French giant TotalEnergies SE and Indian billionaire Gautam Adani’s conglomerate plan to invest $5 billion to produce green hydrogen and related products in India as the world’s third-largest polluter seeks to decarbonize.
Total will buy a 25% stake in Adani New Industries Ltd. for an undisclosed amount, according to an exchange filing from Adani Enterprises Ltd. on Tuesday. Adani New Industries is a closely-held company of Adani Enterprises, the flagship firm for the coal-to-ports conglomerate. Adani Enterprises’s shares were trading almost 6% higher in Mumbai at 11:53 a.m. local time.
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The purchase would be yet another shot in the arm for Adani, who has been seeking global investors and has committed to spend as much as $70 billion by 2030 across the green-energy value chain. Green hydrogen projects will also help India — the world’s third-largest carbon emitting country — to slash its reliance on oil and coal as it chases a target of being net-zero carbon by 2070.
Total is boosting clean-energy output while reining in oil-product sales as shareholders demand greater efforts to fight climate change. It has previously teamed up with Adani to invest in natural gas and renewables in India, where the government this year unveiled plans — and incentives — for massive hydrogen growth. In 2019, Total bought a 37.4% stake in Adani Gas Ltd. — now called Adani Total Gas Ltd. — and last year spent $2.5 billion acquiring 20% of Adani Green Energy Ltd. and a 50% stake in a portfolio of solar assets.
Green hydrogen, produced from water and renewable power, is forecast for rapid growth this decade, and global output could jump as much as 18-fold to about 11.6 million tons a year by 2030 with strong policy support, according to BloombergNEF.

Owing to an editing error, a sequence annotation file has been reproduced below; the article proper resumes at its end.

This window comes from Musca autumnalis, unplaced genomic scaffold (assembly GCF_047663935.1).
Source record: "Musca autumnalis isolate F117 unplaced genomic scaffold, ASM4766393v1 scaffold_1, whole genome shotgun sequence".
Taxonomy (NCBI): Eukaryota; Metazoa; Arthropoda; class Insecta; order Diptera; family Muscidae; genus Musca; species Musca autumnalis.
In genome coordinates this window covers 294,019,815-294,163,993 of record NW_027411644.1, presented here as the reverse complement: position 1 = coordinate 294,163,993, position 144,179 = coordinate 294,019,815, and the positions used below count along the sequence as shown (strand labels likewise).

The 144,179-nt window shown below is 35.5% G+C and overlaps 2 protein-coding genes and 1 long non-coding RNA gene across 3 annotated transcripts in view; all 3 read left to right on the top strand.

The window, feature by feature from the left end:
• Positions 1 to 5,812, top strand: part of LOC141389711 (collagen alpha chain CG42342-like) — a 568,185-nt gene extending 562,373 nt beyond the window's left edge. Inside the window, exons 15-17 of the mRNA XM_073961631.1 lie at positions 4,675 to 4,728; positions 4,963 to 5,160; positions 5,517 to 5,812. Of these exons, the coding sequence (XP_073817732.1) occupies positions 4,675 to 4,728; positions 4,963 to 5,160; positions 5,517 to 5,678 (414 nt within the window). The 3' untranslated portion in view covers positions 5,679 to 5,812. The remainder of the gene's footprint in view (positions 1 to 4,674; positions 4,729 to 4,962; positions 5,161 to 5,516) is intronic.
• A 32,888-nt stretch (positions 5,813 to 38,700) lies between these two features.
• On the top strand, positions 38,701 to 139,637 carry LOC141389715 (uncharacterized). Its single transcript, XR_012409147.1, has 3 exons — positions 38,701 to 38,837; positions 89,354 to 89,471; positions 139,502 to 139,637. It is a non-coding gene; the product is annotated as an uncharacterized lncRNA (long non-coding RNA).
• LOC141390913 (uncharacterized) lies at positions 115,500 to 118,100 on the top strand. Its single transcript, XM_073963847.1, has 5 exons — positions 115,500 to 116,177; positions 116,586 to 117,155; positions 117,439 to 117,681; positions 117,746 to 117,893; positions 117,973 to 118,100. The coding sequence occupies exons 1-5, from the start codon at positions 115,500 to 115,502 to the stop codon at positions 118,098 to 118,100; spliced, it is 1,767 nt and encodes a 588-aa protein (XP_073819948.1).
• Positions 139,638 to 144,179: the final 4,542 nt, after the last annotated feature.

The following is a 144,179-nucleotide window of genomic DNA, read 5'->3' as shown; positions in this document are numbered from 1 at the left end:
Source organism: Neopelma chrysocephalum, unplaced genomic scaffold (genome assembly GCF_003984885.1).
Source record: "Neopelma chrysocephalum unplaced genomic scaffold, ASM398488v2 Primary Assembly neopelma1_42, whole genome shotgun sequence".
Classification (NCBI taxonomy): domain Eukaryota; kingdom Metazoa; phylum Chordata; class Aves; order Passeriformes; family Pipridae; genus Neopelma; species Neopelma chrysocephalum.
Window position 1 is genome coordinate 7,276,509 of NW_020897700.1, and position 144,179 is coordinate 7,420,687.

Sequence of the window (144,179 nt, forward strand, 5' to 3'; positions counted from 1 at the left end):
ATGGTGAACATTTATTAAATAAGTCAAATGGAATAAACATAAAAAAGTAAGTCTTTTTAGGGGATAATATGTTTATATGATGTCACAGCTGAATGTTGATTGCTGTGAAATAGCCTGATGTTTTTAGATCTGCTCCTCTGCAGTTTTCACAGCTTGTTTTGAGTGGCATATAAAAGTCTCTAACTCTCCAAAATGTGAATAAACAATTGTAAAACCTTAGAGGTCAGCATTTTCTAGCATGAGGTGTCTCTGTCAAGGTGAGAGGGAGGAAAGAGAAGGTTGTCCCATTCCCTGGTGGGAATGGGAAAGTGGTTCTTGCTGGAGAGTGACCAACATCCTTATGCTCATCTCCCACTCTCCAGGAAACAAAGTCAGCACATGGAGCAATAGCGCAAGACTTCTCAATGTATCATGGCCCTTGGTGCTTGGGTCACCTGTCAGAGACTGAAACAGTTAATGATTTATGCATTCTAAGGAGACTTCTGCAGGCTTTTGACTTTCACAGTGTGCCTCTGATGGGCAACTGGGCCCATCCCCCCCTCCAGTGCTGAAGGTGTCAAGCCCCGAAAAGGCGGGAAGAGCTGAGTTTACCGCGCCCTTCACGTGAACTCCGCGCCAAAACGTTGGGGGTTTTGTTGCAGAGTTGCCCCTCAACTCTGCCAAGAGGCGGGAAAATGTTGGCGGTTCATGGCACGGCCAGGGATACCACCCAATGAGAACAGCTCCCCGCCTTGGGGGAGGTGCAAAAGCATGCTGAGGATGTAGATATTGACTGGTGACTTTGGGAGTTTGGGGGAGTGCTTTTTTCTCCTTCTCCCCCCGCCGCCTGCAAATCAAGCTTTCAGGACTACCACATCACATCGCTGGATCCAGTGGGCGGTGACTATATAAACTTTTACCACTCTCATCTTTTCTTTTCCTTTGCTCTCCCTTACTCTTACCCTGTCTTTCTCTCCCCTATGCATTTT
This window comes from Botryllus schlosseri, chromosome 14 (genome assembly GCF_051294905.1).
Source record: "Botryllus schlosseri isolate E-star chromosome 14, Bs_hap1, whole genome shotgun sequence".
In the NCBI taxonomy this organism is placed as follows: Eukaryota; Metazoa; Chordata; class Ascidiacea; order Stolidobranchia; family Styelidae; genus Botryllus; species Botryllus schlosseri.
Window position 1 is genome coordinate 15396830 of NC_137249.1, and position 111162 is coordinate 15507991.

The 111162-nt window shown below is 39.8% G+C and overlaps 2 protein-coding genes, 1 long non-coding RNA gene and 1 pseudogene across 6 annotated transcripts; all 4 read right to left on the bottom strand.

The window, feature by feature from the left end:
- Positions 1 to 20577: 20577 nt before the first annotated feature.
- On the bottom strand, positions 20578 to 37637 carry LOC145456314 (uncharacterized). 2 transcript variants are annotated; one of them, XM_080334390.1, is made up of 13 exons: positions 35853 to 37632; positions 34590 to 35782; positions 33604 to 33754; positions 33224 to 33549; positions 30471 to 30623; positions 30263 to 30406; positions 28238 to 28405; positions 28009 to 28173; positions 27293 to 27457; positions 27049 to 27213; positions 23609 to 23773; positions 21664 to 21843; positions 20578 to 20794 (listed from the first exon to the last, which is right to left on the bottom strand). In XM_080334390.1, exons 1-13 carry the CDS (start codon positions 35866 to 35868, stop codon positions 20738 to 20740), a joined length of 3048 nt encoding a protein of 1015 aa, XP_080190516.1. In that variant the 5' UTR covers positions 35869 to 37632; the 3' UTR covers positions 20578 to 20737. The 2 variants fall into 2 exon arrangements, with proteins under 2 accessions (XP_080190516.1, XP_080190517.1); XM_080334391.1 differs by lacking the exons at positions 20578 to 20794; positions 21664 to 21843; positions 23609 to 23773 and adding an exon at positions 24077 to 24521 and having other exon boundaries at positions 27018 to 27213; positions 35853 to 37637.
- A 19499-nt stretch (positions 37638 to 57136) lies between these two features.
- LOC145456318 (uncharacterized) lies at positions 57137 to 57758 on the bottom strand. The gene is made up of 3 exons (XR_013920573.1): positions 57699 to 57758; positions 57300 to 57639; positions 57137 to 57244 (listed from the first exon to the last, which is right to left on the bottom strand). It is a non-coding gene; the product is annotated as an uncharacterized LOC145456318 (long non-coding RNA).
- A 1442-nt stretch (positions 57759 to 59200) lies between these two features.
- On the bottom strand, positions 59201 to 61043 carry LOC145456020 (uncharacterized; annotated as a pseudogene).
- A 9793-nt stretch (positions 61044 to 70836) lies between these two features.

It also offers a potential path to decarbonize heavy industries such as steelmaking, cement production and fertilizers. While the fuel is still a long way from being commercially viable, India targets production of 5 million tons by the end of the decade.
Adani New Industries will start by investing around $5 billion to build 2 gigawatts of hydrogen-producing electrolyzers powered by a 4-gigawatt solar and wind farm to make urea to displace imports of the fertilizer, Total said in a press release. The venture eventually plans to target 1 million tons of green hydrogen production a year by 2030, underpinned by 30 gigawatts of clean power capacity.
Other major producers could include Australian billionaire Andrew Forrest’s Fortescue Future Industries, which is aiming for initial output of 15 million tons a year of green hydrogen by 2030 from a network of global projects. Vestas Wind Systems A/S, InterContinental Energy and other partners are aiming to produce about 1.8 million tons of the fuel a year and to begin exports as soon as 2027 from the Asian Renewable Energy Hub in Western Australia.